This would create a power struggle. Without changing the DMCA, the Librarian of Congress still has the ultimate say on the legality of “unlocking,” but this bill authorizes the Federal Communication Commission (FCC) to act toward forcing the carriers to permit “unlocking,” despite the librarian’s ruling. This contradiction would throw the issue to the courts to straighten out. Legally, DMCA and Klobuchar’s bill are “in pari materia,” or “legally similar, but contradictory.” S.481 offer specificity to DMCA, and — in accordance to court precedence — would ultimately be upheld should the issue ever go to court.
However, most opponents believe that these three bills serve only as an invitation to involve the Judiciary in determining the course of this debate. Without directly addressing and correcting the problems with the DMCA, the issues behind the illegitimacy of “unlocking” will remain.
“The root of this problem lies in parts of the Digital Millennium Copyright Act and how easily they are abused at consumers’ expense,” said Christopher Lewis of Public Knowledge in an emailed statement. “Amending the DMCA itself will ensure stronger competition, and also that consumers can use the devices they’ve bought in whatever lawful way they choose.”
The fourth bill, introduced in the House by Reps. Zoe Lofgren (D-Calif.), Thomas Massie (R-Ky.), Anna Eshoo (D-Calif.) and Jared Polis (D-Colo.) — the “Unlocking Technology Act of 2013” — would amend the DMCA to make it clear that unlocking copy-protected content is only illegal if it is done to “facilitate the infringement of a copyright.” If the end-user used circumvention technology “primarily designed or produced for the purpose of facilitating noninfringing uses,” then the end-user would not be in copyright violation.
An example of this is DVD ripping. Under the current law, making a digital copy of a copyrighted DVD is illegal, regardless of the intended use. Under Lofgren’s bill, as long as the end-user does not distribute the ripped movie, it would be perfectly legal to make a digital copy — as it is for ripping music CDs. Lofgren’s bill is favored out of the four currently-considered bills for it offers to correct not only the issue with mobile phone “unlocking,” but other copyright concerns, as well.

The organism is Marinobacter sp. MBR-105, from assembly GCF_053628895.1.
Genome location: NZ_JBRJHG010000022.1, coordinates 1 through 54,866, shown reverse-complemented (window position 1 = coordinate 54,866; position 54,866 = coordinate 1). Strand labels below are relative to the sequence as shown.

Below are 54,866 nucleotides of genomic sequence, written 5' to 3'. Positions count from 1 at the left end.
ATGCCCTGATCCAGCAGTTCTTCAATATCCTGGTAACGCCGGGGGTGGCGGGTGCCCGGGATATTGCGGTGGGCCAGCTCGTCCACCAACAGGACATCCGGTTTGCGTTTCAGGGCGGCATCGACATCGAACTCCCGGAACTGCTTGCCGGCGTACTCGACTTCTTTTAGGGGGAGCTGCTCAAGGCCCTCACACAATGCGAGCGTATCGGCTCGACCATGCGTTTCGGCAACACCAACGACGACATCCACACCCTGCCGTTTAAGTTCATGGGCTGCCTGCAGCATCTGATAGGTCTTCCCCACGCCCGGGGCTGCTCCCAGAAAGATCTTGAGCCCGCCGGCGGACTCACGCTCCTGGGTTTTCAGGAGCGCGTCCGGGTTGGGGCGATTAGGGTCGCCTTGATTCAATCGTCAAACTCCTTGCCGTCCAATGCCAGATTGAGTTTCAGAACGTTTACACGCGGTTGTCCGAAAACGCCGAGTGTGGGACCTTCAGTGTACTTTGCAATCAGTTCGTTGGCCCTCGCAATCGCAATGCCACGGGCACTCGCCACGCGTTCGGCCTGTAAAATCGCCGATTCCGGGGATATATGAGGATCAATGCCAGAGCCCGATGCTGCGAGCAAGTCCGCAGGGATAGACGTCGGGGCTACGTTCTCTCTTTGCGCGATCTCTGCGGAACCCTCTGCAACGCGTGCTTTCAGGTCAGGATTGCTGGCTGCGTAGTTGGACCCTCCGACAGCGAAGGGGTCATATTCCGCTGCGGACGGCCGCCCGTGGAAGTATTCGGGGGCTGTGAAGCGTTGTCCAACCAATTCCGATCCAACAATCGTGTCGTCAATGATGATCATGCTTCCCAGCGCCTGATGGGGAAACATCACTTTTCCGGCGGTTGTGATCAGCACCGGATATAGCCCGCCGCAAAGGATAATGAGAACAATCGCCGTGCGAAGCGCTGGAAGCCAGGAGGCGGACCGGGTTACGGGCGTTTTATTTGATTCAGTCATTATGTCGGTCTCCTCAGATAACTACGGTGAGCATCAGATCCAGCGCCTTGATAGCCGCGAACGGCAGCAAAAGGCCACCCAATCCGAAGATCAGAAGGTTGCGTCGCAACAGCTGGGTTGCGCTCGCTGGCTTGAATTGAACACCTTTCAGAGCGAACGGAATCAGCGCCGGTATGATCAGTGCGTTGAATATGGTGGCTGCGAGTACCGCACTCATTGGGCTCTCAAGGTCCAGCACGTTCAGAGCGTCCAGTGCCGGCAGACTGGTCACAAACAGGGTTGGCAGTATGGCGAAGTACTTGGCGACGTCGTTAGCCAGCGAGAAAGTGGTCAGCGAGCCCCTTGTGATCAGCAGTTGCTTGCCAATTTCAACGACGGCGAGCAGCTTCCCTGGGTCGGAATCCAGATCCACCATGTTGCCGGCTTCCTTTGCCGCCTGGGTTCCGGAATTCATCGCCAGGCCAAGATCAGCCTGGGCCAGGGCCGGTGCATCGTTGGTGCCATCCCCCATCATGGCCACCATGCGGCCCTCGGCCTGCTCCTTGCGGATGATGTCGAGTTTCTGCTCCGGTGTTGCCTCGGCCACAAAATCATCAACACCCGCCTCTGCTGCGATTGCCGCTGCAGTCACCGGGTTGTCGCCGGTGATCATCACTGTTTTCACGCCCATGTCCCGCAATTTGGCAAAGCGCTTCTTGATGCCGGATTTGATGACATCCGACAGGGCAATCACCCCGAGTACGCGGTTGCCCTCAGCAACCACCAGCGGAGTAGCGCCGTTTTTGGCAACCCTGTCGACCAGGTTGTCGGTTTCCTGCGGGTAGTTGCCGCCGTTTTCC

The need for the law “to get out of the way”
Take, for instance, car repair. Many new vehicles use “lock-out codes” to make it impossible to have the vehicle serviced by anyone but a manufacturer-approved repair shop. The vagueness of the DMCA makes attempts to circumvent these codes a crime, even though no copyright violation took place.
Another instance is “fair use.” “Fair use” allows copyrighted material to be used for public-serving reasons, such as commentary, criticism, reporting, teaching and archiving. While the Copyright Law protects and authorizes “fair use,” if the material is protected by a Digital Rights management (DRM) system, “fair use” access to the material becomes a crime under the DMCA.
Between 2005 and 2007, Sony BMG placed a “rootkit” virus as part of the “Extended Copy Protection” DRM system on their CDs. When users ran the CD in their computers, the CD installed a “rootkit” — a hidden program that hides other programs and give them preferential access to the computer and to the programs running on the computer, including antivirus programs and the operating system itself — as a way of blocking buyers from ripping the CD.
This “rootkit” created a back door that opened the computer to further attacks. Researchers investigating this were blocked by the Recording Industry Association of America (RIAA) on grounds of DMCA violations. Despite this particular case being overturned in court four months later, the RIAA has blocked hundreds of researchers similarly from discovering the industry’s “trade secrets.” Lofgren’s law would end this.
In the shuffle between these four competing bills, Lofgren’s is the clear underdog. However, most analysts agree that Lofgren’s amendment — which offers the most comprehensive reform to the DMCA — would do the most good.
As Edward Felten argued for Slate, “These days almost everything we do in life is mediated by technology. Too often the systems we rely on are black boxes that we aren’t allowed to adjust, repair, or — too often — even to understand. A new generation of students wants to open them up, see how they work and improve them. These students are the key to our future productivity — not to mention the security of our devices today. What we need is for the law to get out of their way.”